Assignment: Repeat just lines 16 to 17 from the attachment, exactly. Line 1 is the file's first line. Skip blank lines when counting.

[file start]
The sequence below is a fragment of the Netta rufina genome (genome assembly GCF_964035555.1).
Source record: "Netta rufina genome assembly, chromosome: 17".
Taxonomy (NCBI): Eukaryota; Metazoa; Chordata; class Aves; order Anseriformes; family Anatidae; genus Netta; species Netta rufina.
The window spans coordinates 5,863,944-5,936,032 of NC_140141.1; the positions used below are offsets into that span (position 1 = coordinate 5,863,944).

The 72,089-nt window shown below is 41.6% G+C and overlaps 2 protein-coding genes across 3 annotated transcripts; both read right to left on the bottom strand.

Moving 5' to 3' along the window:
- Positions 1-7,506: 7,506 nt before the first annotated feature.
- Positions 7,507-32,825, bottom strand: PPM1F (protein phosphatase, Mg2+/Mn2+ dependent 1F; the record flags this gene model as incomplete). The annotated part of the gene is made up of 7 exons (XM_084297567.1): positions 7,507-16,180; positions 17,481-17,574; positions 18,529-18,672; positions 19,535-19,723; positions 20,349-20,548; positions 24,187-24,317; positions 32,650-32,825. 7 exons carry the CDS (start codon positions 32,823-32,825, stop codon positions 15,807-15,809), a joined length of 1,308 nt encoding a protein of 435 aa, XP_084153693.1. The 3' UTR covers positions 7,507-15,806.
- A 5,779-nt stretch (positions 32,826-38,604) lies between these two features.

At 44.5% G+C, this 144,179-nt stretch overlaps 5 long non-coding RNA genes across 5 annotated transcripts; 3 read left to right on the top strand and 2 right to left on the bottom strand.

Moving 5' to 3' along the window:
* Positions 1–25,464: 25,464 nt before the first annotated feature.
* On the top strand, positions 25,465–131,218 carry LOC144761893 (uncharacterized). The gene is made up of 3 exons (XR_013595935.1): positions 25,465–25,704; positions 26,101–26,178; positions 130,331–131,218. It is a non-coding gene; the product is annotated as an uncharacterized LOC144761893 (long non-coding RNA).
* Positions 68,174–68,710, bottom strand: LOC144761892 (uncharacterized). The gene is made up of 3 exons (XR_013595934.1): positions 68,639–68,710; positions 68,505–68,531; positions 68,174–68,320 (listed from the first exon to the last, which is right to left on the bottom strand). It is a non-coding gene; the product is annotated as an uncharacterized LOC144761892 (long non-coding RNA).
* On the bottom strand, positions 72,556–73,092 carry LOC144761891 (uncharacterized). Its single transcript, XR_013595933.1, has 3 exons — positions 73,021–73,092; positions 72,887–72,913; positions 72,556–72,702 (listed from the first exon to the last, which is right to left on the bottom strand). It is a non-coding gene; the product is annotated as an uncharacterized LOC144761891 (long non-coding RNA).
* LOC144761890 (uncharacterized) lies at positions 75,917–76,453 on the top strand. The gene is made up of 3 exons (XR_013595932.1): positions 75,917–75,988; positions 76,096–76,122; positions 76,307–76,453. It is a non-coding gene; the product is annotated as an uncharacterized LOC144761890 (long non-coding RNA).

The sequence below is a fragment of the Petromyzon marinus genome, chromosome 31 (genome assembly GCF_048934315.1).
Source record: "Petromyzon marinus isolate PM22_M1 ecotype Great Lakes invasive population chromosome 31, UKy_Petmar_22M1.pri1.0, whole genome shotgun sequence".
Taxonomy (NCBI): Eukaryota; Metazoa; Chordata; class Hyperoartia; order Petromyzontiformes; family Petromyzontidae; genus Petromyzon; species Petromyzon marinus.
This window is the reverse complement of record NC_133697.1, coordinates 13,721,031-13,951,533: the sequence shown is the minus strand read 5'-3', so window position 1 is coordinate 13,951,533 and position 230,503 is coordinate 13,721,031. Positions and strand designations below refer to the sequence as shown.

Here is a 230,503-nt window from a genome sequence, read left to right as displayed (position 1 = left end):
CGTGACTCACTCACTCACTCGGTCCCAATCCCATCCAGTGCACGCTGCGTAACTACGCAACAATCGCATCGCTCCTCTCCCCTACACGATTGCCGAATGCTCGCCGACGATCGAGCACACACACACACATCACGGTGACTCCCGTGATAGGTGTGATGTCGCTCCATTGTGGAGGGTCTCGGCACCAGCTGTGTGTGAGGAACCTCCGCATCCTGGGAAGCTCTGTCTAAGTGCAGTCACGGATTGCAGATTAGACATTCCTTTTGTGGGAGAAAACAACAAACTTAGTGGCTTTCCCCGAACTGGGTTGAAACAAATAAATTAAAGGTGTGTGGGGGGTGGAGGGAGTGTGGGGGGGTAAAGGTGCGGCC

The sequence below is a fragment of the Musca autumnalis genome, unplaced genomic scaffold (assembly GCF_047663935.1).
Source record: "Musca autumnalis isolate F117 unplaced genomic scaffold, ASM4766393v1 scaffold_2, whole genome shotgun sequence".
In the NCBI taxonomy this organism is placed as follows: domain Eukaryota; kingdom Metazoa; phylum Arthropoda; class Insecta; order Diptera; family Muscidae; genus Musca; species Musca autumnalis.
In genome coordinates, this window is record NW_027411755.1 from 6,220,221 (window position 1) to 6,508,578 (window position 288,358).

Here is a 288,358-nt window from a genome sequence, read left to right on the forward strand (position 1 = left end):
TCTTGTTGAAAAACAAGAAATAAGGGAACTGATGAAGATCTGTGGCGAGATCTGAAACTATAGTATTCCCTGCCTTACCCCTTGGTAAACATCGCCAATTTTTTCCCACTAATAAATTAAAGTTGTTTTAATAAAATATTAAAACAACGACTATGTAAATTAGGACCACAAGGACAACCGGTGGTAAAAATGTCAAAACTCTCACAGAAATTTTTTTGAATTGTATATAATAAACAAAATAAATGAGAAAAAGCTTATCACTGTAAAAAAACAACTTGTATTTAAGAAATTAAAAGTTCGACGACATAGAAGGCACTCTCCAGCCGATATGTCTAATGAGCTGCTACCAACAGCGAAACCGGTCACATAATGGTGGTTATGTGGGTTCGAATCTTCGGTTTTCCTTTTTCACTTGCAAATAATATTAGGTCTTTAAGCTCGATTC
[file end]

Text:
* LOC144761890 (uncharacterized) lies at positions 75,917–76,453 on the top strand. The gene is made up of 3 exons (XR_013595932.1): positions 75,917–75,988; positions 76,096–76,122; positions 76,307–76,453. It is a non-coding gene; the product is annotated as an uncharacterized LOC144761890 (long non-coding RNA).

The sequence below is a fragment of the Petromyzon marinus genome, chromosome 31 (genome assembly GCF_048934315.1).